Abstract: Egyptian women have played an unprecedented role in the Arab Spring democratic movement, possibly changing women’s perception about their own rights and role. We question whether these events have translated into better outcomes within Egyptian households. We conjecture that potential changes must have been heterogeneous and depended on the local intensity of protests and women’s participation over 2011-13. We exploit the geographical heterogeneity along these two margins to conduct a double difference analysis using data surrounding the period. We find a significant improvement in women’s final say regarding decisions on health, socialization and household expenditure, as well as a decline in the acceptation of domestic violence and girls’ circumcision, in the regions most affected by the protests. This effect is not due to particular regional patterns or pre-existing trends in empowerment. It is also robust to alternative treatment definitions and confirmed by triple difference estimations. We confront our main interpretation to alternative mechanisms that could have explained this effect.
    Keywords: Arab Spring, Revolutions, Gender, Empowerment, Egypt.
    Date: 2018–05–31
  11. By: Eguia, Jon (Michigan State University, Department of Economics); Xefteris, Dimitrios (University of Cyprus)
    Abstract: Simple majority voting does not allow preference intensities to be expressed, and hence fails to implement choice rules that take them into account. A vote-buying mechanism, instead, permits preference intensities to be revealed since each agent can buy any quantity of votes x to cast for an alternative of her choosing at a cost c(x) and the outcome is the most voted alternative. In the context of binary decisions, we characterize the class of choice rules implemented by vote-buying mechanisms. Rules in this class can assign any weight to preference intensities and to the number of supporters for each alternative.
    Keywords: implementation; mechanism design; vote-buying; social welfare; utilitarianism; quadratic voting
    JEL: D61 D71 D72
    Date: 2018–06–26
  12. By: Effrosyni Diamantousi (Department of Economics, Concordia University); Eftichios Sartzetakis (Department of Economics, University of Macedonia); Stefania Strantza (Department of Economics, Concordia University)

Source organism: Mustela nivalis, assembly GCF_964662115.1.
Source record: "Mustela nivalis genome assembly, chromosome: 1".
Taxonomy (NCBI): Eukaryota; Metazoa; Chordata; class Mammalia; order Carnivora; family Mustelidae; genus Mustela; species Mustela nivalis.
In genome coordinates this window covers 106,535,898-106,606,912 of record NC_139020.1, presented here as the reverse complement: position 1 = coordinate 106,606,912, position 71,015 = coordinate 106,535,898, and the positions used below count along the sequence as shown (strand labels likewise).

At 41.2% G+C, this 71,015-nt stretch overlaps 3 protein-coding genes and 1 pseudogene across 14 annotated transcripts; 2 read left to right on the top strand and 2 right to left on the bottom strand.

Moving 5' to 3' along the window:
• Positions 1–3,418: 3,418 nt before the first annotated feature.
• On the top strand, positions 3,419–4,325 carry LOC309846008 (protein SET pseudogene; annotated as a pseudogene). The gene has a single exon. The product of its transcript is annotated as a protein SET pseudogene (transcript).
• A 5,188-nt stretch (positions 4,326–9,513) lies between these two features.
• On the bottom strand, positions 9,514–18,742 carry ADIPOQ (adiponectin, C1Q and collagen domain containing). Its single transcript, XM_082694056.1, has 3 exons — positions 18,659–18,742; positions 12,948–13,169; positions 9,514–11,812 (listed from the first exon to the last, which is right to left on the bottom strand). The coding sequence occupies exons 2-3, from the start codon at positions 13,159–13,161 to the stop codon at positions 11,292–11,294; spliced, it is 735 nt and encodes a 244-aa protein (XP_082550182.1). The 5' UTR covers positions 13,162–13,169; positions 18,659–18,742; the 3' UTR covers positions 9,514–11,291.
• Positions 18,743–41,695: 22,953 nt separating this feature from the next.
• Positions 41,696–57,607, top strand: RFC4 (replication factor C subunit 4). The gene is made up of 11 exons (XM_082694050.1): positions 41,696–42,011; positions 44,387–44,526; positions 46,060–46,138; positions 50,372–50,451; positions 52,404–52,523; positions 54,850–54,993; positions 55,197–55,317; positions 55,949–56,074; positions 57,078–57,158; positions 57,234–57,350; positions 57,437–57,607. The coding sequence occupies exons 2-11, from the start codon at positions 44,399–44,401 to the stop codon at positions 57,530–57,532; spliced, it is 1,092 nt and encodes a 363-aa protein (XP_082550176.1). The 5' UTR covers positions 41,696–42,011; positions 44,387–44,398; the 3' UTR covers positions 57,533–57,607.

Abstract: The present paper examines the stability of self-enforcing International Environmental Agreements (IEAs) among heterogeneous countries in a two stage emission game. In the first stage each country decides whether or not to join the agreement, while in the second stage the quantity of emissions is chosen simultaneously by all countries. We use quadratic benefit and environmental damage functions and assume k types of countries that differ in their sensitivity to the global pollutant. We find that the introduction of heterogeneity does not yield larger stable coalitions. In particular, we show that, in the case of two types, when stable coalitions exist their size is very small, and, if the asymmetry is strong enough, they include only one type of countries. Moreover, heterogeneity can reduce the scope of cooperation relative to the homogeneous case. We demostrated that introducing asymmetry into a stable, under symmetry, agreement can disturb stability.
    Keywords: Environmental Agreements.
    JEL: D6 Q5 C7
    Date: 2018–06
  13. By: Bartke, Simon; Gelhaar, Felix
    Abstract: The extent to which individuals cooperate depends on the context. This study analyzes how interactions of workplace context elements affect cooperation when free-riding is possible. Context consists of a novel team building exercise, varying degrees of complementarity in production, and different remuneration schemes. After participation in the team building exercise and when complementarities are high, subjects exert higher efforts under team remuneration than under individual remuneration, despite the possibility to free-ride. Across all contexts, subjects cooperate significantly more than Nash equilibria predict. Compared to contexts in which not all contextual elements are cooperatively aligned, cooperation in a cooperative context relies significantly less on beliefs and personal values. Instead, a cooperative context changes how a subject's achievement motivation influences cooperation. Our findings present insights on how preferences react to context interactions and how these reactions enable organizations to use team incentives.
    Keywords: team building,workplace context,laboratory experiment,stability of preferences,motivation,cooperation